The amount of patient data that healthcare organizations are collecting is growing rapidly. Healthcare organizations are putting more focus on how to better manage and extract insights from this data. However, it’s important that patient privacy and security aren’t treated as afterthoughts.

Arvin said that if a healthcare organization knows where 95 percent of its data is, then it’s doing a good job. She explained that her organization is trying to get as much data in one location as possible to be a source for clinicians and staff to access. Doing so will make it easier to establish a process for accessing data, rather than a clinician asking the reporting person in IT for data directly because they’re friends.

“We don’t want to hold data back if someone needs it for a legitimate purpose, but there needs to be a process for where it’s stored and how it’s accessed,” Arvin said.

Many healthcare organizations are storing data with vendors that are also cyberattack targets because they store data for multiple healthcare organizations. However, a new type of threat is emerging. Some of those vendors are sharing data with fourth-party vendors, creating another avenue for malicious actors to get access to valuable patient data.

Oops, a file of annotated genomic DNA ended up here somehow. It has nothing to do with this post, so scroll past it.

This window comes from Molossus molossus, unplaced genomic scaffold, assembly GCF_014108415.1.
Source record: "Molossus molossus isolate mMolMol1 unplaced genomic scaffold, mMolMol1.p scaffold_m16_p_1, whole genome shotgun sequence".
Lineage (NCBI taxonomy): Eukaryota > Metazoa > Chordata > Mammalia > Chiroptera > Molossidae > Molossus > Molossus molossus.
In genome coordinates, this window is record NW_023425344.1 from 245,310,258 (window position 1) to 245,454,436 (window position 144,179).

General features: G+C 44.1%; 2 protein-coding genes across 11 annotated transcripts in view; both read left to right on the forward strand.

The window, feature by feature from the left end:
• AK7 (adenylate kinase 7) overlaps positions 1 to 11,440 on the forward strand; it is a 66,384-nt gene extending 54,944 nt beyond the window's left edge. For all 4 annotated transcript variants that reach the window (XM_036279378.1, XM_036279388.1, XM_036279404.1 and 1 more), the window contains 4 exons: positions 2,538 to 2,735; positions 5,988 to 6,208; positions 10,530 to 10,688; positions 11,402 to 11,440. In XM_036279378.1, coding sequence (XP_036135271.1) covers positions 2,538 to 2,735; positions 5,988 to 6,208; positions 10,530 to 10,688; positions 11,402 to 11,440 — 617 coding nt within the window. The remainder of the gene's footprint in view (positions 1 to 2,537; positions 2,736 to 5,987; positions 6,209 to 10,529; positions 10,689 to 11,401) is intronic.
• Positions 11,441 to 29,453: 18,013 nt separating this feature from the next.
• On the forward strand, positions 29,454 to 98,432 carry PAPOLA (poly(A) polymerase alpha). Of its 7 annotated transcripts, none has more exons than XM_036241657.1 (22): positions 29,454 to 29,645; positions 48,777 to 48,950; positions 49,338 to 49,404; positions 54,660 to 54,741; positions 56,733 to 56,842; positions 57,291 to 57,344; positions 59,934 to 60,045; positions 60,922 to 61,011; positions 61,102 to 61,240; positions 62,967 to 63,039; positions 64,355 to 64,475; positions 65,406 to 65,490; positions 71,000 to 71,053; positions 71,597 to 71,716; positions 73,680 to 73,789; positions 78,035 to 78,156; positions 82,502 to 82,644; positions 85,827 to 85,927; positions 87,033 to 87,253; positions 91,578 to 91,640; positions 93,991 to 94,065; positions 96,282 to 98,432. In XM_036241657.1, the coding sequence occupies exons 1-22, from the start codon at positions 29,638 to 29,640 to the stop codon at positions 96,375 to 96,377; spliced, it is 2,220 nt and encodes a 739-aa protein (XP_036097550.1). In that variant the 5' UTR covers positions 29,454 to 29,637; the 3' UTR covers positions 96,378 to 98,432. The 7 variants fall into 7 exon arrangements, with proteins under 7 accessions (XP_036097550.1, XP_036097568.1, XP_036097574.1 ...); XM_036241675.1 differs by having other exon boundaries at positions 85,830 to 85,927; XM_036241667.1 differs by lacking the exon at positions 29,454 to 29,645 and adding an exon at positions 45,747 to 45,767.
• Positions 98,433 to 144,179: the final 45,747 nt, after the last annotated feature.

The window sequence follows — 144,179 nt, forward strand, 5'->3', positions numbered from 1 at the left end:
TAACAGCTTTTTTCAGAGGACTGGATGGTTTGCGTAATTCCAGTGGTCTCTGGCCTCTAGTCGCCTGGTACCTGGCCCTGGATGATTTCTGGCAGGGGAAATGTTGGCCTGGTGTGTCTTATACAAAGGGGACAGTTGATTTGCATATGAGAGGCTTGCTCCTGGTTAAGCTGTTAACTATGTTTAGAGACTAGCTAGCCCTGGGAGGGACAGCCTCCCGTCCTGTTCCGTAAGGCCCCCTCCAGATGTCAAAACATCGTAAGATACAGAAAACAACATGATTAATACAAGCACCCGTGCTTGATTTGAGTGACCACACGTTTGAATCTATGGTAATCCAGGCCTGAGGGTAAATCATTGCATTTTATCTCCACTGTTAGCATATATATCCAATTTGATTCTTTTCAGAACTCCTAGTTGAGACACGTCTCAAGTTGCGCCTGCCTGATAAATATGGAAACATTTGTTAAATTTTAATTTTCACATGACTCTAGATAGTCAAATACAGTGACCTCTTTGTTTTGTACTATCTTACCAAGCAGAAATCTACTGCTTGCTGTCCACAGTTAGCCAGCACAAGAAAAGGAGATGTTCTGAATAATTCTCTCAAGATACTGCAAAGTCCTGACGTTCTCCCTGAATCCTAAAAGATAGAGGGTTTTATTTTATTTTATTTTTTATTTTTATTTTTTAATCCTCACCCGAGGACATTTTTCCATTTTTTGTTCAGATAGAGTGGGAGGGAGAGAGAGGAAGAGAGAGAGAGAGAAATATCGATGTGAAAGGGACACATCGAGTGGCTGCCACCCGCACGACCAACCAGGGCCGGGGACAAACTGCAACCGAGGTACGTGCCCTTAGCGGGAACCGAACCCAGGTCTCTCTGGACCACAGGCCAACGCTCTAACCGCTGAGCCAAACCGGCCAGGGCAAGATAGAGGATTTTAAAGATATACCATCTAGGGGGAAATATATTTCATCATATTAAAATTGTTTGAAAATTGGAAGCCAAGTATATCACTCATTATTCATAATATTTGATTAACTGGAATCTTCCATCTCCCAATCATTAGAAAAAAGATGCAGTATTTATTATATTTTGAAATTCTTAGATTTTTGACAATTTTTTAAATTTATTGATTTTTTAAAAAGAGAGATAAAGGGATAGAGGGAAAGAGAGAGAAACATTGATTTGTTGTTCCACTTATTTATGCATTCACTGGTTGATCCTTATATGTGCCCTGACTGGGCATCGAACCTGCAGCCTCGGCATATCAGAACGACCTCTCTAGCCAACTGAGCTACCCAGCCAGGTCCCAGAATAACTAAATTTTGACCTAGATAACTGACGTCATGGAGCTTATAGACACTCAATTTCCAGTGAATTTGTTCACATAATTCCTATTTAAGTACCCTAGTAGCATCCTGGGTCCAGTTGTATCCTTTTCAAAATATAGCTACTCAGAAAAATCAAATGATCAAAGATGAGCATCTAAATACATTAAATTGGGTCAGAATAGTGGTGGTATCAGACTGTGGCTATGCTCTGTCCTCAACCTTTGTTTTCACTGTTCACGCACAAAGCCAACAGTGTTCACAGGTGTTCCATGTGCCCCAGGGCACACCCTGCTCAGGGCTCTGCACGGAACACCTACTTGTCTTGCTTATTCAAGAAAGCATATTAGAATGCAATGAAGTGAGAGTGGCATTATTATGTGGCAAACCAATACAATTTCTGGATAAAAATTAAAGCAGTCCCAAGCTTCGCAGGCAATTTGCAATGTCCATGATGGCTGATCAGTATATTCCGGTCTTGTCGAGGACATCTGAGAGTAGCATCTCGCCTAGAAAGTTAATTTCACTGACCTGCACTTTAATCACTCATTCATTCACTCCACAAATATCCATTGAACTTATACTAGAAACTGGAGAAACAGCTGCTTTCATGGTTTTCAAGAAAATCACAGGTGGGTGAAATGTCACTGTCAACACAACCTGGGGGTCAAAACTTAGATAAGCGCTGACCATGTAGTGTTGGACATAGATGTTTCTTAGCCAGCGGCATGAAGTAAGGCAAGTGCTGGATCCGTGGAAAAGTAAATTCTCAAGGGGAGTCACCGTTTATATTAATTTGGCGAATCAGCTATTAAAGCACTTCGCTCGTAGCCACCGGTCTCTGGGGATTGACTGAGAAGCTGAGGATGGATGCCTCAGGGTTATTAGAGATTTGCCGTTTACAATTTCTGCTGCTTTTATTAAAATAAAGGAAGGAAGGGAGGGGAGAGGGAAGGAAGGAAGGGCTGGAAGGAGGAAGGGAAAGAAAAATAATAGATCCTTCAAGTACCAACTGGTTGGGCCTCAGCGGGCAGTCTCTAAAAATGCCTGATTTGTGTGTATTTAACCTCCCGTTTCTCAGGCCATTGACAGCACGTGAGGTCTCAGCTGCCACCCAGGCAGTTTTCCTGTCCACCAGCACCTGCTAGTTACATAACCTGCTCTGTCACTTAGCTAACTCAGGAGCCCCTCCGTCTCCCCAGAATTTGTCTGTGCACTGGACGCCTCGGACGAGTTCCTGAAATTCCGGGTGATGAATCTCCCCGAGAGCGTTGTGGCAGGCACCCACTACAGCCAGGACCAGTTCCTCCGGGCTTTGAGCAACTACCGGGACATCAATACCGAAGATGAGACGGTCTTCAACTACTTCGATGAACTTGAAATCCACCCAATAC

Jesse Fasolo, information security officer and head of technology infrastructure and cybersecurity at St. Joseph’s Health, said his organization built a robust system for assessing third-party risk.

“Third parties are outsourcing their functions and data access to fourth parties, and it could even go beyond that. Someone else has access to our data but doesn’t inform me,” he said. “We need to understand where the data is and where it’s going.”

While organizations must contend with new threats to patient data, they must also share electronic patient records. Physicians who interfere with the access, exchange or use of electronic health information are considered information blockers and are subject to penalties. However, the Office of the National Coordinator for Health Information Technology’s 2020 Cures Act Final Rule established eight information blocking exceptions.